The native habitat of lionfish spans the rocky crevices and reefs of the Indo-Pacific waters; however, these days, they can be found in the eastern coast of America, too. Although it is not clear how they have found their way there, it is speculated that some specimens which were released by certain aquariums have begun to propagate in these warm waters.
Lionfish are the species of fish belonging to genus Pterois - a genus of venomous fish native to the Indo-Pacific region in particular. There exist nine different species of lionfish; most popular ones being the red lionfish (Pterois volitans), spotfin lionfish (Pterois antennata), luna lionfish (Pterois lunulata), frillfin turkeyfish (Pterois mombasae) and the clearfin lionfish (Pterois radiata).
» Although the lionfish may be spectacular to look at, it is also lethal. Its fins have spines that are as sharp as needles, which they use to inject a potent venom into their predators. It uses its venom as a purely defensive mechanism, when it feels threatened. As far as catching its prey is concerned, it relies on lightning swift reflexes and camouflage.
Adult lionfish use their distinct pectoral fins to attract the prey. As soon as the prey comes within their reach, they swallow it in a single motion. Though not quite unique, this method of hunting is highly successful in regions wherein the lionfish is a non-native species as the native population is not used to such traps.
» The lionfish is maybe one of the most venomous fish in the world, but it is not considered a threat for humans. Humans come in contact with this species in course of fishing and diving. Even though its venom is not fatal for humans, it can trigger extreme pain, breathing problems, nausea, vomiting, dizziness, and other such systemic problems in humans.
» With its spiny rays and vivid stripes, this fish is one of the most striking aquatic animals. When you look at them isolated from their natural habitat it may not strike you, but their colorful exterior is what helps them blend with the coral reefs where they are mostly found.
» The clearfin lionfish or radiata lionfish (Pterois radiata) found in the Indian Ocean and western Pacific Ocean, is the only lionfish species which has spines without the characteristic markings.
» The lionfish hunt mostly during the day, and in the nighttime they hide in small underwater caves and under ledges. They feed mainly on crabs, shrimp and other small species of fish. It lies in wait for the meal to come by, and when they do, the fish just swallows them up whole.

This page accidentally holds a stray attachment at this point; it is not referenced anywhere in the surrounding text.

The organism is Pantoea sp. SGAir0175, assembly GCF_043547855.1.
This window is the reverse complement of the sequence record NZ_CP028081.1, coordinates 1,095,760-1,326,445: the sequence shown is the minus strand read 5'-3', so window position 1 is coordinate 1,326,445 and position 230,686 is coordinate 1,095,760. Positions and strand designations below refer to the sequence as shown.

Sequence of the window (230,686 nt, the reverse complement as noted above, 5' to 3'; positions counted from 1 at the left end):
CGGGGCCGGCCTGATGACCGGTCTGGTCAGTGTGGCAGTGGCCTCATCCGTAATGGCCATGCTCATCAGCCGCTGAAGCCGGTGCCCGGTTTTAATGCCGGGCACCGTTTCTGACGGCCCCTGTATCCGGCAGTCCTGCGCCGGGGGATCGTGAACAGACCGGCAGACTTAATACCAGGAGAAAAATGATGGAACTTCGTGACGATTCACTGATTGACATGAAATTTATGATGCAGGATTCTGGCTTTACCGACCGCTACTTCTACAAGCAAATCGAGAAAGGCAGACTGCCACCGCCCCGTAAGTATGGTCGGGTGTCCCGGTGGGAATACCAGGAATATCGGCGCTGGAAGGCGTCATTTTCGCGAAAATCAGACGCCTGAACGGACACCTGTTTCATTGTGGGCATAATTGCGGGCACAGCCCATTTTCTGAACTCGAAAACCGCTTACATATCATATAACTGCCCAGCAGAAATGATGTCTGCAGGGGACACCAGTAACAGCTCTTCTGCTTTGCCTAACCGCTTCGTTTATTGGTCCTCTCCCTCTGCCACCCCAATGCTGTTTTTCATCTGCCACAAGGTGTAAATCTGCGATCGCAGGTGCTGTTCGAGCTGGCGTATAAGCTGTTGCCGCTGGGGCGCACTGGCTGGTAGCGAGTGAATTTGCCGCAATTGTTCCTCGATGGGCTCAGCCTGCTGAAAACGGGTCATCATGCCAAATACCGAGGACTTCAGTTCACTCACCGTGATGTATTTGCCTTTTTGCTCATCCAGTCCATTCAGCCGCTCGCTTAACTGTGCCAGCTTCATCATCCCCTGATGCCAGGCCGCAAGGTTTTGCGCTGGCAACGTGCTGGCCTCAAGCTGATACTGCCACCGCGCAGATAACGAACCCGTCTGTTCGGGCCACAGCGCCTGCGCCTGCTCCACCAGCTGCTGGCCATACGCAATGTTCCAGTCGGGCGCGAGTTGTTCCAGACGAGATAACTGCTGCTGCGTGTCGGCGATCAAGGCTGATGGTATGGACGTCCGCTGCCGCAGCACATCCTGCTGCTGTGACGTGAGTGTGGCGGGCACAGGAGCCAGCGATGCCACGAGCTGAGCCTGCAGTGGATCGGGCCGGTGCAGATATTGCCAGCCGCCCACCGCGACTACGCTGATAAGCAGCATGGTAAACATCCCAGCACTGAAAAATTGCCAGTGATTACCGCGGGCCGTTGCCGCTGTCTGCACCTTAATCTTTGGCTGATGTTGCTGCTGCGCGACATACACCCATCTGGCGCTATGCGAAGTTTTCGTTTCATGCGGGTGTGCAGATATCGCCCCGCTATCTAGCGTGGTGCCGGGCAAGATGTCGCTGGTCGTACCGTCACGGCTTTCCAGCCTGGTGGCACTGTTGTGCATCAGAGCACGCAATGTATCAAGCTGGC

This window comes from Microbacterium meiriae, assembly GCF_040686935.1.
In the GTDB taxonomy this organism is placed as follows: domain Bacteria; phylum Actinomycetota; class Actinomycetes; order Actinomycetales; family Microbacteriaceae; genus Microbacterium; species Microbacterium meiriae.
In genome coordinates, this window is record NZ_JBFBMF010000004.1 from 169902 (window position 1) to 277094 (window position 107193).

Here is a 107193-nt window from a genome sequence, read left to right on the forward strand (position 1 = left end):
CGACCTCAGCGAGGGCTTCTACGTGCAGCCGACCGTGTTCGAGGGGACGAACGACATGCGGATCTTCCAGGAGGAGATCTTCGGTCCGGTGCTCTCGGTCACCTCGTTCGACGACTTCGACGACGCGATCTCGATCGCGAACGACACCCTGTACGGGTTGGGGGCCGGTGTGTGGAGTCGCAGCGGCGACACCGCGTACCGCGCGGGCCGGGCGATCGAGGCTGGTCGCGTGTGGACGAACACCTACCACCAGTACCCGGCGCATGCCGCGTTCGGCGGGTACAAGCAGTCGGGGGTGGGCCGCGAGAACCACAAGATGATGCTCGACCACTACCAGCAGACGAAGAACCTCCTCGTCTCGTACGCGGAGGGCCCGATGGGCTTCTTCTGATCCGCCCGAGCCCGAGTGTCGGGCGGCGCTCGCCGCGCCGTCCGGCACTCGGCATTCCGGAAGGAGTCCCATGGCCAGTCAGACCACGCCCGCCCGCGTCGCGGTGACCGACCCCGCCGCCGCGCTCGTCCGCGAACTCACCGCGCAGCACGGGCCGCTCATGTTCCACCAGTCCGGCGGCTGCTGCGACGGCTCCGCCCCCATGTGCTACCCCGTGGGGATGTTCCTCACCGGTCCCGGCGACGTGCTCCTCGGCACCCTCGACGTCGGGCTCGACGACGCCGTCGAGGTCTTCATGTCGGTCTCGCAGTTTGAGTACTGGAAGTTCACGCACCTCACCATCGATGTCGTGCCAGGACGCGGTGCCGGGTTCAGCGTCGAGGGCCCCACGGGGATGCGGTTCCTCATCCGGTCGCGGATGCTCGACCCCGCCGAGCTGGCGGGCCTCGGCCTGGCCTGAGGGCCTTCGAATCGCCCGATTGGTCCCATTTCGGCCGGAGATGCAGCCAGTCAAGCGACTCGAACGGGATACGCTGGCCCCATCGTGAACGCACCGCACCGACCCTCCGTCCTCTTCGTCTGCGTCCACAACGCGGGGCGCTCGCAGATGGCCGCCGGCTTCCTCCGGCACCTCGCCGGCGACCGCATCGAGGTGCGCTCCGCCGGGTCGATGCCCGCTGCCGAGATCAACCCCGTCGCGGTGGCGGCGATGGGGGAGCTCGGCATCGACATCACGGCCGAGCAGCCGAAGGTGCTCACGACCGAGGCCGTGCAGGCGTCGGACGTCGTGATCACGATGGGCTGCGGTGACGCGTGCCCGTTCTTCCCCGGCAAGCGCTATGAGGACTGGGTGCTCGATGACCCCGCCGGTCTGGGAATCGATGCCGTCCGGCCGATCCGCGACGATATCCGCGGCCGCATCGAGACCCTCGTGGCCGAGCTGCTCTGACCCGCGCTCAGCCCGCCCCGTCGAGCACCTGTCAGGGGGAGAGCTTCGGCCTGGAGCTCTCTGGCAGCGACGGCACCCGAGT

» The largest species of lionfish can grow up to 16 inches (42 cm) in length, and the smallest measures a mere 2 inches (6.2 cm). On an average, an adult lionfish attains a length of 13 inches (38 cm) and weighs somewhere around 1-2 lbs. Their lifespan in the wild can be around 15 years, on an average.
» While adult lionfish are solitary creatures, juveniles are known to live together in groups. Over the course of time, they become highly territorial and don't even hesitate to take on the other members of their group to capture and/or defend their territory.
» Although the lionfish is considered a delicacy in certain countries, in the aquarium trade it is very valuable, mainly due to its spectacular looks. There are various types available in aquarium stores such as the radial lionfish, the volitan lionfish, etc. Amongst these, the volitan is the most popular species.
» The population in its natural habitat is healthy, and is, in fact, growing. However, concern has been raised in the United States as some are of the opinion that the proliferation of this non-indigenous species of fish may cause environmental dangers as well as be hazardous to human beings. Organizations like the NOAA, USGS and REEF are working on invasive lionfish removal.
» The removal of this invasive lionfish species is not an easy task, and to encourage people to participate in it, environmental organizations hold lionfish removal contests. The contest for the 'most lionfish collected and turned in' organized by the Reef Environmental Education Forum (REEF) in Upper Keys is one example of this.
In spite of being one of the most venomous, the lionfish continues to be of great interest to researchers owing to its peculiar appearance and mannerisms.